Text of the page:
Trauma is often at the root cause of many problems and health issues.
Even with the most idyllic childhood, at some point in our journey as humans, we are going to experience some level of distress. Distress can be on a scale from a short, acute episode that is resolved, to deep traumatic disturbances that impact our daily functioning in the world.
It is estimated that currently 70% of the world’s adult population suffer with PTSD (post-traumatic stress disorder).
Trauma can be defined as ‘a response to a deeply distressing or disturbing event that overwhelms an individual’s ability to cope, causes feelings of helplessness, diminishes their sense of self and their ability to feel the full range of emotions and experiences’ https://integratedlistening.com/what-is-trauma/.
The word trauma is derived from the Greek word ‘wound’. It creates loss of feeling, and reduced flexibility in responding to the world. It interferes with your ability to develop. It forces you to act out of pain and fear that you try to escape from, but which rules your life. Trauma is what happens INSIDE you as a result of what happened to you.
People experience trauma differently. A traumatic event does not necessarily leave every person in a state of long-term trauma, and I wish to make it clear that suffering a trauma does not necessarily lead to PTSD. However, traumatic past experiences can leave people more vulnerable to the ability to recover from subsequent experiences.
Trauma activates our primitive physiological survival response in the face of (real or perceived) threat: flight/fight/freeze. We have no control over this. Children are rarely able to flee perceived threat so dissociation or ‘spacing out’ or ‘shutting down’ is their coping mechanism.
Animals are perfectly adapted to traumatic incidents. If you’ve seen a gazelle galloping for its life on a wildlife documentary, you will have seen that, if it escapes and the danger passes, it will shake itself vigorously and move on as if nothing just happened. They instinctively know that the traumatic experience has to move through their bodies in order for it to pass.
Something has disrupted humans’ ability to cope with trauma, and so what often happens is that the traumatic memory gets trapped in the body, unable to be properly processed by the brain and ‘filed’ in the past. This is what a flashback is: a sudden and powerful remembering of the past as if living it in the present. Flashbacks can be utterly debilitating and exhausting.
The Destruction of Trauma
Trauma can leave a long and devastating trail of damage. These are just some of the symptoms:
- Anxiety and feeling hypervigilant (on high alert)
- Risky behaviour
- Chronic pain
- Excessive alcohol use
- Addictions – sex, drugs, shopping, gambling
- Quick to startle
- Self blame
- Deep shame and lack of self-worth
- Intense inner critic
- Physical health symptoms – endocrine, immune issues, foggy brain
- Avoiding interacting with people/relationships
- Poor personal boundaries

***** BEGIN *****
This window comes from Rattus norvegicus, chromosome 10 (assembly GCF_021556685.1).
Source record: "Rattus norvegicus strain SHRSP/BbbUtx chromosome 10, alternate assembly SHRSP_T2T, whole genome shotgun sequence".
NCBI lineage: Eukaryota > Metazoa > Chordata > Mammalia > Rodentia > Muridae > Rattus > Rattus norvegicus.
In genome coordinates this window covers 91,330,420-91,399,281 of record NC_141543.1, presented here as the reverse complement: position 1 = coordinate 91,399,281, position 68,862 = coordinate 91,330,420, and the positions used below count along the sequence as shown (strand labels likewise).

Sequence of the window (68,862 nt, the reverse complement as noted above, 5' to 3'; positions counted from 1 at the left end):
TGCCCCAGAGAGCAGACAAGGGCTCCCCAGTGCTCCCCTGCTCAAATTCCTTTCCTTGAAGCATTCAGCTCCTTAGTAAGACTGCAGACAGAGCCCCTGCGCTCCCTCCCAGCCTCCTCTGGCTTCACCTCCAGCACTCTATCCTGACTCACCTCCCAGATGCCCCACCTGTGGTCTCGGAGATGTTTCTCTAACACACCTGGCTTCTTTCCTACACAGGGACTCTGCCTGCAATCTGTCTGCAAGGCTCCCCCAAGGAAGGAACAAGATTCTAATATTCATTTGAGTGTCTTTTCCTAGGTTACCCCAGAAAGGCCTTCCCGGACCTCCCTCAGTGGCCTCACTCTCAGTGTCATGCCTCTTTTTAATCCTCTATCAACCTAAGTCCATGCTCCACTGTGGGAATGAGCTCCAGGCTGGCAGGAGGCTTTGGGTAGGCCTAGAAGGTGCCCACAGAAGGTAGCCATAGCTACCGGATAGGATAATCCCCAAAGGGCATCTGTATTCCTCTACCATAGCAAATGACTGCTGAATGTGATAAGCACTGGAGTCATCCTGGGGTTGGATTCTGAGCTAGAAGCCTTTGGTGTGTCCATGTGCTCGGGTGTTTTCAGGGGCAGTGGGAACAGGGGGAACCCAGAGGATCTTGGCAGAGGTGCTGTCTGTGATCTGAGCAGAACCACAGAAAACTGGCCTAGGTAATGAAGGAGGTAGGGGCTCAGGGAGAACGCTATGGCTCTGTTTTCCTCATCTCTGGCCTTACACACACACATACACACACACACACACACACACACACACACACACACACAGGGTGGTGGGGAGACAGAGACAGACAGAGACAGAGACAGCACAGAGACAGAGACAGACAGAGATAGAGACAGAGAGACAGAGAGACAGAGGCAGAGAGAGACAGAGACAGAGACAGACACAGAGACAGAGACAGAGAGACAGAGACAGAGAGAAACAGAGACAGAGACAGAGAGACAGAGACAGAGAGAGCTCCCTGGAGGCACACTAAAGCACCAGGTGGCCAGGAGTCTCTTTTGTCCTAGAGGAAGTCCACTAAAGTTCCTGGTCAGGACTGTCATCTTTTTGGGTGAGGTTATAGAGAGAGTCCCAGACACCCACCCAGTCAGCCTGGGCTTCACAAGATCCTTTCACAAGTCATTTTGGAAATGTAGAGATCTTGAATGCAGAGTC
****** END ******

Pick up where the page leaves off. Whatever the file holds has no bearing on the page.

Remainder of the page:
Types of Trauma
Single incident trauma
Single incident traumas can include:
- Car crash
- Witnessing/experiencing near-death
- Witnessing death
- Relationship betrayal
- Feeling trapped and controlled
- Planned/intentional, extreme and repeated over time
- Damage to all aspects of life – physical, emotional, psychological, social and spiritual
- Damage to self-esteem, sense of self, identity, and emotion regulation
- More extreme coping mechanisms such as drug and alcohol abuse, self-harm, addictive tendencies
Attachment disorder – Abuse, neglect (emotional and physical), abandonment damages child’s cognitive development.
Childhood neglect is the worst form of trauma, as research studies have shown how the lack of basic human need such as touch and eye contact between infant and caregiver can lead to death in babyhood. The child is unable to form a basic sense of self through the interaction of the parent or caregiver.
As Gabor Maté explains in this interview, as children we need acceptance from our environment in order to grow as healthy humans. If our environment cannot support an expression of healthy emotions then the child unknowingly will suppress their emotions in order to stay connected and accepted by their environment, in order to be a ‘good’ child or a ‘nice’ child. This is a primal survival mechanism, but leads to huge disconnection from our selves.
The big question here is: ‘is the trauma actually yours?’ Ancestral, or inherited trauma, is a fairly new area of trauma study whereby unexplainable symptoms that are expressed (ie they suddenly appear out of context to your life) may be able to be traced back to family members two or 3 generations back.
This makes sense if you understand that trauma changes you at a very deep level. So deep that it can affect your DNA, and this then informs the body to manage the trauma in a particular way.
For the ancestor that experienced the trauma (eg living through WWII bombings), the coping strategies may have been adaptive and helpful (such as quicker reflexes), but some may have been maladaptive and unhelpful (hypervigilance and severe anxiety). Symptoms in the current generation may get triggered suddenly and unexpectedly at a certain major stressful life landmark, such as marriage, relationship breakdown, car crash, etc.
If you are interested to explore this further, Mark Wolynn’s book ‘It Didn’t Start With You’ would be a great place to start.
Despite the sometimes long road required to treat trauma, It is absolutely possible to recover and lead a healthy, fulfilling life. I have seen it with my own eyes, and I am truly humbled and in awe of my clients who have turned their life around. They are the strongest people I have the pleasure know.
If any of what you have read resonates with you, and you wish to start making changes in your life, click on the link below and let’s have a chat.
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